China: Where Has Billions of Subsidized Agricultural Household Credit Gone?

2004

Lynette Ong

In an effort to improve the standard of living of the rural poor and to narrow the gap between the haves and haves-not, China's central government sets aside no less than 10 billion yuan (US$1.2 billion) a year to provide subsidized credit to poor agricultural households in the vast countryside. However, delivery of the subsidized credit is fraught with problems - few dollars actually reach the hands of the households, and the proportion of the recipients who are indeed 'poor' is a tiny minority. China's subsidized credit program highlights the heated debate among development practitioners about the efficacies of pro-poor policies in assisting the poor.

It is estimated that less than 10 per cent of the subsidized credit nationwide is actually delivered to agricultural households. My own fieldwork in rural Sichuan province suggests subsidized loans have not reached the households since 2001. Prior to that, only those who have good social connections (what the Chinese term 'guanxi') with local officials delivering the program were able to gain credit access. And yet, they were the 'better offs' who least deserved the scarce subsidies made available by the central authority. Since 2001, subsidized loans have been given to profit-maximising (private or semi-private) enterprises that are involved in the construction of airports, electricity plants or other infrastructure projects - going against the spirit of the subsidized agricultural loans.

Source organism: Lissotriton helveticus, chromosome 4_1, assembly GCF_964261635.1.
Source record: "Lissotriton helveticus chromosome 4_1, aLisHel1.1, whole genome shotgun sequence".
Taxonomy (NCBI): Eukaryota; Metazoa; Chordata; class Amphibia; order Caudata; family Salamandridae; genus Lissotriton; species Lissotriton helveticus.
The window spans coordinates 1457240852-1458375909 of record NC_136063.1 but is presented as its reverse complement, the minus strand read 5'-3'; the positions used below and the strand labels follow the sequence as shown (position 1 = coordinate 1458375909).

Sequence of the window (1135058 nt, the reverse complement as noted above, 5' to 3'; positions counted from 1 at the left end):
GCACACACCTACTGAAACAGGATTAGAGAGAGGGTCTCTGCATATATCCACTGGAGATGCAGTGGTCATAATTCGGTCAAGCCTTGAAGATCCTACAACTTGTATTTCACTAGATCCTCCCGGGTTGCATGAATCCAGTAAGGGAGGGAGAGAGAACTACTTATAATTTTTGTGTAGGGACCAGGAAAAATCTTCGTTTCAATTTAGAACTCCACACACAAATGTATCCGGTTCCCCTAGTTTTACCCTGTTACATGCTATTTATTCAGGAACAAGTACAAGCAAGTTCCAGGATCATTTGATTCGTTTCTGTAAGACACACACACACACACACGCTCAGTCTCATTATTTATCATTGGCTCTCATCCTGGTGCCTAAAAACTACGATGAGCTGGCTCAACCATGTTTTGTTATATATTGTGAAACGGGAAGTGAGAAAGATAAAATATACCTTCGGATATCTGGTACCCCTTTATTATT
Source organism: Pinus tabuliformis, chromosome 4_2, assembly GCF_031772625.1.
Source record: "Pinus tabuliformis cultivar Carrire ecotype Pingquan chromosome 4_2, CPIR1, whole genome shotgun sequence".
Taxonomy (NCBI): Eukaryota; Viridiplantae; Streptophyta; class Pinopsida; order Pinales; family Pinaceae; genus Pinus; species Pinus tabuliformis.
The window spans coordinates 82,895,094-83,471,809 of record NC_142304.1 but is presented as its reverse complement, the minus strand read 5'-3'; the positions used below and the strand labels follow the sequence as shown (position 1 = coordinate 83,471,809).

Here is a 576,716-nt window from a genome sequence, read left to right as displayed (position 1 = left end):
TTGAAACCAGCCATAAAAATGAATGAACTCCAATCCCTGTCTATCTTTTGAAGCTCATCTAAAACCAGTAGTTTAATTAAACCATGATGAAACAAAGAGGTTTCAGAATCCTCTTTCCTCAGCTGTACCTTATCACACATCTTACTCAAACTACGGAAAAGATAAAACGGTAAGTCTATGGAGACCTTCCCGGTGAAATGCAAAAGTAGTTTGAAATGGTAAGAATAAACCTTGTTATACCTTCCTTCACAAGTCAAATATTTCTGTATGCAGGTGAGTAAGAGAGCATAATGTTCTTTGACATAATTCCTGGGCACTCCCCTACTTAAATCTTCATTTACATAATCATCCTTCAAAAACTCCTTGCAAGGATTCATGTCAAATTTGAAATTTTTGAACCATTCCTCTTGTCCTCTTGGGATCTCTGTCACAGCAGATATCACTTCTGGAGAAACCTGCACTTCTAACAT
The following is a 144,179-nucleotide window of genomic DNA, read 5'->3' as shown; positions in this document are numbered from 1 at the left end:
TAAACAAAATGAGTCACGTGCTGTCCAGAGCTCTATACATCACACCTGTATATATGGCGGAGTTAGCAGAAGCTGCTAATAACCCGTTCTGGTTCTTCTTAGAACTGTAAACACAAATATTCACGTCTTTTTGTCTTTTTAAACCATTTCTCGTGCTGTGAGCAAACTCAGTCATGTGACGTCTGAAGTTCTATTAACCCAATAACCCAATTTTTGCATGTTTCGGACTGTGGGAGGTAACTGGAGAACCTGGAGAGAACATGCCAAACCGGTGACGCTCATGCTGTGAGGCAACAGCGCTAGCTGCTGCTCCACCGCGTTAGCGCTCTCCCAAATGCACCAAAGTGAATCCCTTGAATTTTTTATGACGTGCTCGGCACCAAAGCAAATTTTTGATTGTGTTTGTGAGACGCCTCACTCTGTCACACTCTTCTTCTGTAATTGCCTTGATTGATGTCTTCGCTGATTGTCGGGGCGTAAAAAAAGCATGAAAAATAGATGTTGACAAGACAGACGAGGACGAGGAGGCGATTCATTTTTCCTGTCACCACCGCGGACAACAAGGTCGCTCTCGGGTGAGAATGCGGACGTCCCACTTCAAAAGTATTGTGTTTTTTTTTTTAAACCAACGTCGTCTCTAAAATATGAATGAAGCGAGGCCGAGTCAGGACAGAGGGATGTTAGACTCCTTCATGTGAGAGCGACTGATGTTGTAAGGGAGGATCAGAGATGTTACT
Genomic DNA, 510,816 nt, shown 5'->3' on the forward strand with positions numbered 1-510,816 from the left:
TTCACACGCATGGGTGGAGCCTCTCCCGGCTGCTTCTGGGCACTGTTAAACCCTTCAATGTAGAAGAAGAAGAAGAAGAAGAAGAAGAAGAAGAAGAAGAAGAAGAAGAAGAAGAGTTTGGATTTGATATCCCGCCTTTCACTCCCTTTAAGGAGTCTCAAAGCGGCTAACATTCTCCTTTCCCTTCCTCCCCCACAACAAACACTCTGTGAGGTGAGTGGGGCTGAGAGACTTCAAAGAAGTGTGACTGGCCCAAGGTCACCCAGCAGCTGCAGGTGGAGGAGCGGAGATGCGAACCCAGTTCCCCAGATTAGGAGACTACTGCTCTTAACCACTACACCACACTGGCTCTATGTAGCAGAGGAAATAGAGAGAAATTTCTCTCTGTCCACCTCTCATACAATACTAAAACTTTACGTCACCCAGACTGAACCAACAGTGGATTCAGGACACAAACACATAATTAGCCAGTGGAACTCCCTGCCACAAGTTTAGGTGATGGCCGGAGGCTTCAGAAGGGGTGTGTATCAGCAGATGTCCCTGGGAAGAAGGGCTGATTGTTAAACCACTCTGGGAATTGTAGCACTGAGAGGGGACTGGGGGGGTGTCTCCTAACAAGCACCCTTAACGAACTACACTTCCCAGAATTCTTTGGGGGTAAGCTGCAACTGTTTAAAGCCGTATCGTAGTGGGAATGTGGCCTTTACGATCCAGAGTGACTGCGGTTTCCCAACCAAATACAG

A fundamental problem with loan delivery is the inconsistencies between the commercial orientation of the Agricultural Bank of China (ABC), now charged with the responsibility of delivering subsidized credit, and the very nature of the pro-poor program. The rural impoverished usually reside in the mountainous regions and villages with poor transport links to major cities. To cut costs, the ABC has in recent years shut down its branches at the grassroots level, leaving it with no machinery to reach out to the poor.

The repayment rate for the subsidized credit is about 50 per cent according to official statistics. However the actual repayment rate could be as low as 10-20 per cent. Because of its subsidized nature (the difference between the market and loans' interest rates are subsidized by the central Ministry of Finance), neither the borrower nor the ABC has much incentive in ensuring loan repayment.

WATCHPOINT: The central policymakers are studying the possibility of transferring the delivery of the subsidized loans from the Agricultural Bank of China, a commercial bank, to the Agricultural Development Bank of China, a policy bank. Will this improve the efficacy of loan allocations?

 

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